On the cost of running government
A wave of reactions, mostly justifiably negative, has followed from recent revelations and insinuations concerning the earnings of government officials in both the legislative and executive arms.
Senator Shehu Sani, who represents the Kaduna Central Senatorial District, the other day lifted the lid on the earnings of the members of the Nigerian Senate, which, apart from a consolidated monthly salary of N700,000, he revealed to be about N13.5 million per month.
Quickly following Sani’s bombshell were two others: the news report that members of the House of Representatives earn about N12 million monthly as running cost, and former governor of Anambra State, Peter Obi’s declaration that Nigerians would be even angrier if they knew what the earnings of state governors are.
Considering that details of the emoluments of top government officials have hitherto (even under the Freedom of Information Act) been shrouded in secrecy, and assuming that these revelations were made with pure intentions and no ulterior motives, then Nigerians must hail the courage of those who have come out to speak about this sensitive matter. This does not, however, minimise the shock that must accompany the knowledge that in a country where people are getting poorer by the day and some states cannot even afford to pay the minimum wage of N18,000, some people are taking away so much from the collective coffers simply because they are government officials.
What is even more mindboggling is the possibility that what has so far been made public might just be the tip of the iceberg. There are always those hidden expenses or payments: oversight functions, education for the children of these officials, healthcare for their families, and the worrisome “gifts” which, one way or the other, get paid for from the pockets of the people.
President and Vice President, governors, senators, representatives, judges, ministers, heads of government agencies, commissioners, chairmen of local governments, are hereby challenged to make public their entire earnings!.For many Nigerians, it is also very disheartening that the rape of the country’s resources by the very people who should be protecting them continues even long after they leave office. Even if it is quite difficult (due to its shadowy nature) to talk about the undue, immoral, and often very costly influence that ex-government officials often exert on current ones, it is crystal clear, for example, that the so-called pension scheme for ex-governors is a blatant exercise in social injustice and legalised corruption.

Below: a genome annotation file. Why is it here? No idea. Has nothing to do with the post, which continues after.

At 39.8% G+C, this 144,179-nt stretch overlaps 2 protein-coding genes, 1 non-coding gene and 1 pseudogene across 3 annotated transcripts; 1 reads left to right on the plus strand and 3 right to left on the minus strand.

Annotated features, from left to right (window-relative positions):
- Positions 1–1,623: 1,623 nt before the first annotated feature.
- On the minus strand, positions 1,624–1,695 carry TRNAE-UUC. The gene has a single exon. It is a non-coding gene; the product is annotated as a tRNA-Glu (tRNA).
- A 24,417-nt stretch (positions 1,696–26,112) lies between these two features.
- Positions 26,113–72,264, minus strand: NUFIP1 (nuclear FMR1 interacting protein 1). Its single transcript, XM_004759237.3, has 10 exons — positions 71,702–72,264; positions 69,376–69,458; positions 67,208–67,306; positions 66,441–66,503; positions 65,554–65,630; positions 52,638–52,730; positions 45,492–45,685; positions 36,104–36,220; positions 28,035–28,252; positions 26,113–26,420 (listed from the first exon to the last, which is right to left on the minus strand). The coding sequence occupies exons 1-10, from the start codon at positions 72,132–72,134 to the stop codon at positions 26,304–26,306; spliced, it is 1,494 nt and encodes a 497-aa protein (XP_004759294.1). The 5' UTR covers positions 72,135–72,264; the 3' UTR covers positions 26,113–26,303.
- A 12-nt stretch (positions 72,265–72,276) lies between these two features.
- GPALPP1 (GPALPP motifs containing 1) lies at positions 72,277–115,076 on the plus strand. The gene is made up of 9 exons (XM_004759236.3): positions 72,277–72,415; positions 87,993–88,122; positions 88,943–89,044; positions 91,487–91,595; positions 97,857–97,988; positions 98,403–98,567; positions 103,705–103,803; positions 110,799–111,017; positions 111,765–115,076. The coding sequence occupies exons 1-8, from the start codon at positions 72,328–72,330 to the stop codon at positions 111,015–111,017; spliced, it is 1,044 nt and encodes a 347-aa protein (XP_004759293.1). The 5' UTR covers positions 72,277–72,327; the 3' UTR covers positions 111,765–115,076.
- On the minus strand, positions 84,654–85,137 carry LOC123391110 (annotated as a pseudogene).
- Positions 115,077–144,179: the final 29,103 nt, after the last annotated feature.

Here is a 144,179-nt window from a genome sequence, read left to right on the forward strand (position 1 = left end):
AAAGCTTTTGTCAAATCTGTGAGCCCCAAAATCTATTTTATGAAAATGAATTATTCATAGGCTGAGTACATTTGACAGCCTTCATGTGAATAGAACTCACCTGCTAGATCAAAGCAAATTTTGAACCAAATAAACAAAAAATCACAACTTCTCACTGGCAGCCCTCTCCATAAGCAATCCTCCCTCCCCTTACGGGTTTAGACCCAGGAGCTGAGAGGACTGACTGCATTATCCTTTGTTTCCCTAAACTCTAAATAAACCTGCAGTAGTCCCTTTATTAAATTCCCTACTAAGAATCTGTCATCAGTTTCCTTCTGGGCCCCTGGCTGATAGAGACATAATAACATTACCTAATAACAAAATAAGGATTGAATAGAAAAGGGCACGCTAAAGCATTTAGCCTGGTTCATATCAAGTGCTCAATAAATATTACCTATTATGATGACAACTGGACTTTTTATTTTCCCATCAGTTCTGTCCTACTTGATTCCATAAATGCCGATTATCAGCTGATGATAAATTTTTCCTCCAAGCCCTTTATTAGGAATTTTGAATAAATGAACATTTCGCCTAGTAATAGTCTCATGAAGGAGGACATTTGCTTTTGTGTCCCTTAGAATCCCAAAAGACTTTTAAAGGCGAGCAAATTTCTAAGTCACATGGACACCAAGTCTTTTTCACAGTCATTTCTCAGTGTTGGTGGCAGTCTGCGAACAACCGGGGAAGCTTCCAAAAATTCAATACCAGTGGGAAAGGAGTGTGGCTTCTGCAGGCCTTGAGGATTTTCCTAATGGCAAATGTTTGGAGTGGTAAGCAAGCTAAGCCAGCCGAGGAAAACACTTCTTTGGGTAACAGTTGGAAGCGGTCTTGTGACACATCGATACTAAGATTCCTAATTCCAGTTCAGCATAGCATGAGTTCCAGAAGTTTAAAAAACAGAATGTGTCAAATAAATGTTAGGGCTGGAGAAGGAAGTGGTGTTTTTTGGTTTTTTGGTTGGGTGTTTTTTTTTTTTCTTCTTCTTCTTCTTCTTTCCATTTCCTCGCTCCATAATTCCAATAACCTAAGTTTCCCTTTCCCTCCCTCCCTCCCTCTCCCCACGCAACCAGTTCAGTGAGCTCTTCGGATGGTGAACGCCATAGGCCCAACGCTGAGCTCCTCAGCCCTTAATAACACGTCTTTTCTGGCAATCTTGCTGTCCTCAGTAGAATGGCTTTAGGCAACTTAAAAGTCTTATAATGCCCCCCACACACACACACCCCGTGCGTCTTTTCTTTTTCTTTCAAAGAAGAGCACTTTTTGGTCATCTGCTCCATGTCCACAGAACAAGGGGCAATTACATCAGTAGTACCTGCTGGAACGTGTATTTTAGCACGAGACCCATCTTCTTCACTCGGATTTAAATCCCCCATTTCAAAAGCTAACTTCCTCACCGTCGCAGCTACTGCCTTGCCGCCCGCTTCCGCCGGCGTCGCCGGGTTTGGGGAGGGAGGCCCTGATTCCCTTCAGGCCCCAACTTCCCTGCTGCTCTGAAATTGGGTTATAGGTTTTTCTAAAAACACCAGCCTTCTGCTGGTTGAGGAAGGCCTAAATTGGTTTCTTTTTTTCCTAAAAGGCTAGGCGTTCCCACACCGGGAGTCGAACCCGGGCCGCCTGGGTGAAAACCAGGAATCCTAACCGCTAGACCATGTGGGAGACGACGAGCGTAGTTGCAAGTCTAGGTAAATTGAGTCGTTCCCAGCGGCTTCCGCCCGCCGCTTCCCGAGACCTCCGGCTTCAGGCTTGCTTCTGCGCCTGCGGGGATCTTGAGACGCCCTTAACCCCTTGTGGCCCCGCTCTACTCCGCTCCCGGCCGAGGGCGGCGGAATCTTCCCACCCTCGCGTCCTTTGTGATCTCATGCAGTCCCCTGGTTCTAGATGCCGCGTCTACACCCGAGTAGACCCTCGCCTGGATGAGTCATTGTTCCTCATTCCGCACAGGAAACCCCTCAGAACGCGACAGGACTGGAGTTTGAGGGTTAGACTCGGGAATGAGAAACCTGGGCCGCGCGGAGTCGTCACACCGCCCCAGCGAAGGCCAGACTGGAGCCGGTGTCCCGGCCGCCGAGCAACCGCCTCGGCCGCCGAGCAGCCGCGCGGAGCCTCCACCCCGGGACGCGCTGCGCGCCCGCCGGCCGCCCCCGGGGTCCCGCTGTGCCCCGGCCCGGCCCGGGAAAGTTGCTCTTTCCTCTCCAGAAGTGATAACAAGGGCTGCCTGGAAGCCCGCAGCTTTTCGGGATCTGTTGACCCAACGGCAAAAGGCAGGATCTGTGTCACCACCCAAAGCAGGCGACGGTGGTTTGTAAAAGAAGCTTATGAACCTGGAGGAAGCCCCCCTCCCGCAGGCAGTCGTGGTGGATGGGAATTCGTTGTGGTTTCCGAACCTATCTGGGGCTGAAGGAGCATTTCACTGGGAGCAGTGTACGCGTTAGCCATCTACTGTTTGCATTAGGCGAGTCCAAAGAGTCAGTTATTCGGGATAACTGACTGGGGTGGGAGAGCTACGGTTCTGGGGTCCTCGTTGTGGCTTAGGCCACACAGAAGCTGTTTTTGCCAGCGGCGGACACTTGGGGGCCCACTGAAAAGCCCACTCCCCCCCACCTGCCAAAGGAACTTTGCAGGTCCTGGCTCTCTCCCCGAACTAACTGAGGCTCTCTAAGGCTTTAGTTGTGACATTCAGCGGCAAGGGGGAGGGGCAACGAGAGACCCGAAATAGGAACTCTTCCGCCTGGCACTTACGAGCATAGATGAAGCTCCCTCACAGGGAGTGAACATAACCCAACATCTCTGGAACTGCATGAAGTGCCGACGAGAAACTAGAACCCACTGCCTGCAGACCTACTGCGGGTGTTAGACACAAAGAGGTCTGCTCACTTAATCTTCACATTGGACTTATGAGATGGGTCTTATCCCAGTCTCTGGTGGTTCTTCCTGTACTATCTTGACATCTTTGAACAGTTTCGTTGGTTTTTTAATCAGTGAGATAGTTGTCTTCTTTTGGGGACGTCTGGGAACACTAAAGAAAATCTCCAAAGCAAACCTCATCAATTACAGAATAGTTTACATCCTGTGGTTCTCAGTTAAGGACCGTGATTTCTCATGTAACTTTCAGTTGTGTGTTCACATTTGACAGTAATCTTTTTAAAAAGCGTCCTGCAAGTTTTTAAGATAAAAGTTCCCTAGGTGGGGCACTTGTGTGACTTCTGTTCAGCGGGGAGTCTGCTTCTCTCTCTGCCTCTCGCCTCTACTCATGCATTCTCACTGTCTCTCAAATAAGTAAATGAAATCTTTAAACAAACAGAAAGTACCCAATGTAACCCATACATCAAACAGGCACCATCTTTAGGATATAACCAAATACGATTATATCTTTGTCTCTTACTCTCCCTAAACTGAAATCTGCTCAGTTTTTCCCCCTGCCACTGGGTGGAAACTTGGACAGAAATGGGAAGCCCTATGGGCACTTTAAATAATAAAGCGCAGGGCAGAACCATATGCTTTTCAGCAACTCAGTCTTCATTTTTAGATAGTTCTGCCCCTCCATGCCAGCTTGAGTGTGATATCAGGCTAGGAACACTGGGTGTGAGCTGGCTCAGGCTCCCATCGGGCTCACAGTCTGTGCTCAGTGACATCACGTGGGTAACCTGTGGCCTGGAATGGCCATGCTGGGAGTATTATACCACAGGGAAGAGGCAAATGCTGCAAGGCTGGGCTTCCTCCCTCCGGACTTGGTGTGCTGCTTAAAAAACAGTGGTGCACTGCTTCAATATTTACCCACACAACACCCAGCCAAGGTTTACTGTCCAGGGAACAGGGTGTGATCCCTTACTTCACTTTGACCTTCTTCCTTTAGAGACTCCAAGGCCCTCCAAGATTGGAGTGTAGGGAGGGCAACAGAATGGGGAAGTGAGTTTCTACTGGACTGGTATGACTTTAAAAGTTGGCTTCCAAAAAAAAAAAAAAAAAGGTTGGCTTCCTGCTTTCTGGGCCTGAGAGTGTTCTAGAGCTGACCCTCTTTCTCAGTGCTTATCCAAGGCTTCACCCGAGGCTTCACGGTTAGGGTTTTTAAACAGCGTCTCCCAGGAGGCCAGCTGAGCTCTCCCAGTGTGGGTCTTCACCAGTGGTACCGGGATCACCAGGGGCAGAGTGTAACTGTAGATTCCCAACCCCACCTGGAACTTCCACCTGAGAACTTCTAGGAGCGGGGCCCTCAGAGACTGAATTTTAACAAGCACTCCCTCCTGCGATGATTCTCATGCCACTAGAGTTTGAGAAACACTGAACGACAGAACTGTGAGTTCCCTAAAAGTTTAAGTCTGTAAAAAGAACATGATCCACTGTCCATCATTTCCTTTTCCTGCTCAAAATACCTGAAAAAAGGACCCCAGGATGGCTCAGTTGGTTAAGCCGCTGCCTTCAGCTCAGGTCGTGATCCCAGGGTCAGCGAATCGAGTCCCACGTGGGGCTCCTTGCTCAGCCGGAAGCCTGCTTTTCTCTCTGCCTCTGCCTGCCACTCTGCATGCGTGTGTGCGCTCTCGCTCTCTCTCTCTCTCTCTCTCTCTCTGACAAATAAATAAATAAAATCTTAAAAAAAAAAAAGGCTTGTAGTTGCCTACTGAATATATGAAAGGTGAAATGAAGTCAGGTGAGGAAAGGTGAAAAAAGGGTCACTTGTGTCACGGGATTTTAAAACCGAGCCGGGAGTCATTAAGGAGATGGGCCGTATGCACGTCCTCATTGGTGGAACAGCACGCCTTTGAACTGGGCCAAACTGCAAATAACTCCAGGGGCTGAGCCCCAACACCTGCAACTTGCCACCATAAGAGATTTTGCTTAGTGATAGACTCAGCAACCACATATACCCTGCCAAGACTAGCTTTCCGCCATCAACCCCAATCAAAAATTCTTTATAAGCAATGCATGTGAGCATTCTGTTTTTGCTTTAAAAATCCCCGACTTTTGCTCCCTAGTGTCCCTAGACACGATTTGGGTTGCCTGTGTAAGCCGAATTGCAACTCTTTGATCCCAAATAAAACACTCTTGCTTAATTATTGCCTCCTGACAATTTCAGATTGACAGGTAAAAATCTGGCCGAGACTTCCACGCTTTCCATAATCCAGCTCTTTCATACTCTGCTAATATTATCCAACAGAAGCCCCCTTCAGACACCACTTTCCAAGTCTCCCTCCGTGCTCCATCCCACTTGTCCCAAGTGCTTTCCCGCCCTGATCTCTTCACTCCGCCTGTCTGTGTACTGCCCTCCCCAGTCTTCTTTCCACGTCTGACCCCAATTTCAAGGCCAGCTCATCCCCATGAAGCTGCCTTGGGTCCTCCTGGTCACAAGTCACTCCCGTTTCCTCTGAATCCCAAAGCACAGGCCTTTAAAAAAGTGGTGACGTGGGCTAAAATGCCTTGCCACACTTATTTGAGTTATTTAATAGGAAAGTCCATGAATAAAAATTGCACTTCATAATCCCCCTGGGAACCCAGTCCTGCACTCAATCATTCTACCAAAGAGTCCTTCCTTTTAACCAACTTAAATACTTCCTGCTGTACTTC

After working for 35 years or up to the age of 65 as the case may be, the regular civil service retiree is placed on a minimal pension (partly paid for by himself during his period of active service), thus given barely enough to cater for himself. But then, in most states, there is an outrageous pension scheme for governors, who normally serve for a maximum period of eight years during which they enjoy all the extravagant perks of public office. In Lagos, for example, the law enacted to this effect in 2007 provides for elected governors and their deputies to be entitled to the payment of pension at a rate equivalent to the annual basic salary of the incumbent, including certain other benefits. The question to ask is whether this kind of emolument for ex-governors is justifiable in the light of the nation’s developmental needs, especially in states where government is not even able to pay the salaries of its workers.
Truth be told, the problem of the misplacement of fiscal priorities is not limited to the legislature, nor is it only a governance matter. Year in year out, the country’s budget is lopsided in favour of recurrent expenditure. Capital expenditure, which is what really drives development, is either altogether given inadequate attention or budgeted for in a way that focuses on white elephants while neglecting the true (human) developmental needs. It was only the other day that Bill Gates openly criticised this aspect of Nigeria’s push for development.
These unwholesome expenses need to be stopped so that Nigeria can be saved from the doom of insolvency. The national budget needs to be re-adjusted to give adequate and proper attention to capital expenditure. All the money used to service present and former public office holders can be used to improve on the healthcare of children and to provide for the scholarship of promising but indigent students. Also, the $15 billion that is used yearly to achieve the subsidisation of fuel import is more than enough to build a standard refinery. Government should show responsibility and begin to take the high road of prudence in its expenses.
The Revenue Mobilisation Allocation and Fiscal Commission (RMAFC) has come out to declare the N13.5 million running cost given to senators as illegal, a declaration to which the law-making body has promptly responded. Leaving the ensuing bickering aside, however, it is clear that the appropriation of so much funds to lawmakers and other public officials is doing the nation much more harm than good. That body, therefore, along with its counterparts in the executive and the judiciary, should show leadership by cutting cost at the level of governance. Leadership is about sacrifice, and because Nigerians have lost much faith in their leaders, these leaders need to demonstrate their worth by taking up the gauntlet of fiscal discipline.
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